Mark discussed the residential landscape and its place in natural ecosystems, reflecting on patterns that have defined home landscapes over the past century. Mark illustrated how the landscapes of today are so often disconnected with naturally occurring ecosystems, and he offered methods to help bridge that gap. Presenting the case for embracing new trends in garden design, and focusing on sustainable design and management practices, Mark presented a “rosy” picture for a greener future.
Mark Byington, ASLA is a landscape architect with a wide range of practice experience over the past 33 years. His company, Byington Landscape Architects, is based in Tryon, NC.
This program was made possible by a Free Community Events grant from the Polk County Community Foundation.
September 23 – PAC board member, Ford Smith led a group of twelve participants on a 5-mile hike to Rainbow Falls accessed from Jones Gap State Park (part of the Mountain Bridge Wilderness Area) in SC.
Hikers, in no particular order: Barbara Hall, Cindy Moore, Helen Davis, David Stoeckel, Mark Schmerling, Roger Dehnel, Libby Vatalaro, Patsy Panther, Carolyn Parker, Jean Shaw, Dan Easley, and Adrienne Darr. (photo by Ford Smith)
September 17 – Melissa Pilgrim, Director of Research and Associate Professor of Biology at the University of South Carolina Upstate, presented, “Hidden Biodiversity: Finding Frogs and Salamanders All Around Us,” to around 20 people at the Anne Elizabeth Suratt Nature Center at Walnut Creek Preserve.
After the presentation, participants were invited for a walk on the Preserve to visit a stream to look for amphibians living there and to a pond where Melissa and her undergraduate research group, Upstate Herpetology, had set up live traps the day before. The group found salamanders, frogs, and toads, as well as some reptiles, including snakes and turtles!
Click here to watch a video of her presentation.
On September 9th , PAC’s “For Land’s Sake!” fall fundraiser took place at the home of Jim and Ann Troppmann.
It was a lovely evening with around 100 people attending the event! Guests were greeted with PAC’s signature drink, the Oliver, then they had to opportunity to bid on silent auction items and mingle over hors d’oeuvres with beer or wine, all while overlooking the beautiful setting at Fox Knoll Farm.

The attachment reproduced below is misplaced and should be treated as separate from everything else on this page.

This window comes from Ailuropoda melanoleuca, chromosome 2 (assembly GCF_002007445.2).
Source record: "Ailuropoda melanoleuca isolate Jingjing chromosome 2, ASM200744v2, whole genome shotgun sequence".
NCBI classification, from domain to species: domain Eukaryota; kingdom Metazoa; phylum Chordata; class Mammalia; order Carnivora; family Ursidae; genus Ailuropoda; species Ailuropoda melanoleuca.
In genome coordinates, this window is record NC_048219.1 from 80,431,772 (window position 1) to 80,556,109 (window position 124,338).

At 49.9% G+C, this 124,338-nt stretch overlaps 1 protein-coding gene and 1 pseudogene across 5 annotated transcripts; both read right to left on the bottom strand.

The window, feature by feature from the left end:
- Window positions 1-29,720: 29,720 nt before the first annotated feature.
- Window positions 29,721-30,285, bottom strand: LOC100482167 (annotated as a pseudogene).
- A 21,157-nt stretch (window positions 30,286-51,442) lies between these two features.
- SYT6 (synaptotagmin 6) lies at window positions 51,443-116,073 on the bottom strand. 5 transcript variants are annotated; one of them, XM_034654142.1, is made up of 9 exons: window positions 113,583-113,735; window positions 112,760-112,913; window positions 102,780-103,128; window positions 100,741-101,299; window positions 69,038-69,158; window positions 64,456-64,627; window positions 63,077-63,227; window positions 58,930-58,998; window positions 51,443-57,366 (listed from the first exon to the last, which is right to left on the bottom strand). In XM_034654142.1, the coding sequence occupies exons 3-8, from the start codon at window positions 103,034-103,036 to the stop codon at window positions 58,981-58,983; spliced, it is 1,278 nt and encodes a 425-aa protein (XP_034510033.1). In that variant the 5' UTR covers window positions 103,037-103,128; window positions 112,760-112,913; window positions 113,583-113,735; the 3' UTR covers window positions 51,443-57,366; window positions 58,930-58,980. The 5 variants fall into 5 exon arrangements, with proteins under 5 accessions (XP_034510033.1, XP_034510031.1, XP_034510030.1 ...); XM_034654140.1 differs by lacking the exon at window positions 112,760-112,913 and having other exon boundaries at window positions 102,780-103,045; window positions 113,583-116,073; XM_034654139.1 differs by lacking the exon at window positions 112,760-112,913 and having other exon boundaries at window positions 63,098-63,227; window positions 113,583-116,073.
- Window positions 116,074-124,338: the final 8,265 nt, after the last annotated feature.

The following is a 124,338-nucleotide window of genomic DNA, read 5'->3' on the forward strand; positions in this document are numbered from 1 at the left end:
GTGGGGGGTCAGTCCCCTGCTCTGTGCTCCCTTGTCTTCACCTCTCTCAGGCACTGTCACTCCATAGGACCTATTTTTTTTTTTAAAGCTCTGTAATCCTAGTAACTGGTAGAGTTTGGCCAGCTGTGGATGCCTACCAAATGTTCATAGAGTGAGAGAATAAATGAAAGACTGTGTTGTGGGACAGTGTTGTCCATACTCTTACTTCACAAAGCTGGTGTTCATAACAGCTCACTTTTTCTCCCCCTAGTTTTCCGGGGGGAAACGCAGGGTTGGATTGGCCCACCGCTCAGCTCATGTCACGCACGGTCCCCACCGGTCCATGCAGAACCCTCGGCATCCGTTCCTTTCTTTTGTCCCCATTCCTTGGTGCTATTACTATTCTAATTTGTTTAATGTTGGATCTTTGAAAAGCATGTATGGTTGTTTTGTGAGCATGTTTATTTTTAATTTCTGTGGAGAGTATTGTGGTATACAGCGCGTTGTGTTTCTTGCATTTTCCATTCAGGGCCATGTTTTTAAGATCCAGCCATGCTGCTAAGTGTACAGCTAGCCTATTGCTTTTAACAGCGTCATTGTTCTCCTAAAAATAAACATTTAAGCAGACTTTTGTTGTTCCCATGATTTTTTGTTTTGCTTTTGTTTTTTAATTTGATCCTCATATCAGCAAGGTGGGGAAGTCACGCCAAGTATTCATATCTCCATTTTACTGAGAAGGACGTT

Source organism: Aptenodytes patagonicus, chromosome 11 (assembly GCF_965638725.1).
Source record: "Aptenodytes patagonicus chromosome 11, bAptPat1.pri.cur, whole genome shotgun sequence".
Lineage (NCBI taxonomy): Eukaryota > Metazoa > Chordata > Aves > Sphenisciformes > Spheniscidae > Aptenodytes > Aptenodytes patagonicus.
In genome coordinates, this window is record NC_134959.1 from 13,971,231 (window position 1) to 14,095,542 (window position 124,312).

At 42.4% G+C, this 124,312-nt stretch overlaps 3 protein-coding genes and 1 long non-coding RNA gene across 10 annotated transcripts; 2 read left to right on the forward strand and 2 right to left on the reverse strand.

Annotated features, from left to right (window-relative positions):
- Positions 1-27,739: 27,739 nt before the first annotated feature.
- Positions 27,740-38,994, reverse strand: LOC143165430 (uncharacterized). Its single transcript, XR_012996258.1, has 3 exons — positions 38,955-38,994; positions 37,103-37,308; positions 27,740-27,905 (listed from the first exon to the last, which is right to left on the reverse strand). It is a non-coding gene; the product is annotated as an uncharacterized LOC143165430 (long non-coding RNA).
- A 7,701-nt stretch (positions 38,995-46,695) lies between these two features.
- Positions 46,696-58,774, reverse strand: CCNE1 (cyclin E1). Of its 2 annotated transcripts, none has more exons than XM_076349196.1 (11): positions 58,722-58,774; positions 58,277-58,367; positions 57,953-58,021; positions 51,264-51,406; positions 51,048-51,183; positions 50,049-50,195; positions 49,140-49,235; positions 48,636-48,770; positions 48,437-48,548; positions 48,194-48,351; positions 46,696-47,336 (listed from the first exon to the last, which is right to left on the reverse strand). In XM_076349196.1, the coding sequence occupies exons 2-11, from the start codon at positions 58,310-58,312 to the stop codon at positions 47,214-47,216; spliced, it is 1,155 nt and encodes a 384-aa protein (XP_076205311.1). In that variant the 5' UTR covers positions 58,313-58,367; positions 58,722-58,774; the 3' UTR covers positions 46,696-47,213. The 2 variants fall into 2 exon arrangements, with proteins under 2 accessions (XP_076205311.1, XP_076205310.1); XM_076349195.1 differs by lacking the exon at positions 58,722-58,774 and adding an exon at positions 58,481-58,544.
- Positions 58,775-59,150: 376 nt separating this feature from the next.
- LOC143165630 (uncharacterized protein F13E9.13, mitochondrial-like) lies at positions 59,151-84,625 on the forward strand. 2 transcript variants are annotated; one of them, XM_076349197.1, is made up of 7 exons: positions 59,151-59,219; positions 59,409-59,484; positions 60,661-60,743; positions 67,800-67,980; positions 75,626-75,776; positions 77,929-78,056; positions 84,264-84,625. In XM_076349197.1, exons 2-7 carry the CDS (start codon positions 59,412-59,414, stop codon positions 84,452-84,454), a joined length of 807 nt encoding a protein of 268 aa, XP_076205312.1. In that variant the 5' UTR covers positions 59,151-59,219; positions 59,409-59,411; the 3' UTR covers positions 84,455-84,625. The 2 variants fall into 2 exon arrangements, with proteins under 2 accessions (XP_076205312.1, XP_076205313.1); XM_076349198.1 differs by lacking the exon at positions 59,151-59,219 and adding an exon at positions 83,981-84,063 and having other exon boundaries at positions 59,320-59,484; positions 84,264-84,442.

As the sun was setting, a fabulous meal, catered by Pat Strother, was served and followed by an array of desserts made by PAC board members and staff.
Thank you to Jim and Ann Troppmann for opening their lovely home to PAC and our guests, and also to those of you that sponsored, donated, attended, and volunteered for the event!
August 30 – naturalist, Tim Lee presented “Bioluminescence: From Fireflies to Fungi” at the Landrum Library to a group of 50 people.From fireflies flashing on a warm summer night, to the eerie glow of Jack-O-Lantern mushrooms in the forest on a moonless night; these lights bring mystery and magic to the dark night. During his presentation, Tim explained how light is produced and emitted from living organisms and how they use it to lure prey, deter predators, and entice insects!
This program was made possible by a Free Community Events grant from the Polk County Community Foundation.
August 6 – Dr. Bill Stringer, a retired professor of crop science at Clemson University, presented, “Native Grasses in the Carolina Foothills,” to a group of nearly 30 people at the Anne Elizabeth Suratt Nature Center at Walnut Creek Preserve.
Click here to watch a video of his presentation!
July 23 – award-winning filmmaker, David Weintraub, and local historian & seventh generation native to Polk & Henderson Counties, Jennie Jones Giles, presented the film, Remembering the Great Flood of 1916, Come Hell or High Water,” to 69 participants at the Anne Elizabeth Suratt Nature Center at Walnut Creek Preserve.Come Hell or High Water is a forum discussing the history of WNC’s worst natural disaster– the 1916 flood featuring discussions with mountain elders and experts about what happened, what have we learned, how prepared we are today and where we need to go to better protect our community.
The presentation began with David Weintraub introducing the film, a showing of the film, then engaging discussions between David and Jennie Jones and the audience.
For more information about this topic, to purchase a DVD, or for information about the Center for Cultural Arts, click here